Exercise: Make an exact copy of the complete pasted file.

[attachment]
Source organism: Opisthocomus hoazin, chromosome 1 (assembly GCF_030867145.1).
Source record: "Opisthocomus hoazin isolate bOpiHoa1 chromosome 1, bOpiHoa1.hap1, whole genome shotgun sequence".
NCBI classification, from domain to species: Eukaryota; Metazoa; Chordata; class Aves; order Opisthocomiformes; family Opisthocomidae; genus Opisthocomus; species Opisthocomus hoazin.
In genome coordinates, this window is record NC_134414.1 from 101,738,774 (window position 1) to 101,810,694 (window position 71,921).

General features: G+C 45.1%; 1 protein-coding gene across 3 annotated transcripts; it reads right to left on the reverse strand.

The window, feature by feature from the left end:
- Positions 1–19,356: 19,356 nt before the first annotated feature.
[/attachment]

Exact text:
Source organism: Opisthocomus hoazin, chromosome 1 (assembly GCF_030867145.1).
Source record: "Opisthocomus hoazin isolate bOpiHoa1 chromosome 1, bOpiHoa1.hap1, whole genome shotgun sequence".
NCBI classification, from domain to species: Eukaryota; Metazoa; Chordata; class Aves; order Opisthocomiformes; family Opisthocomidae; genus Opisthocomus; species Opisthocomus hoazin.
In genome coordinates, this window is record NC_134414.1 from 101,738,774 (window position 1) to 101,810,694 (window position 71,921).

General features: G+C 45.1%; 1 protein-coding gene across 3 annotated transcripts; it reads right to left on the reverse strand.

The window, feature by feature from the left end:
- Positions 1–19,356: 19,356 nt before the first annotated feature.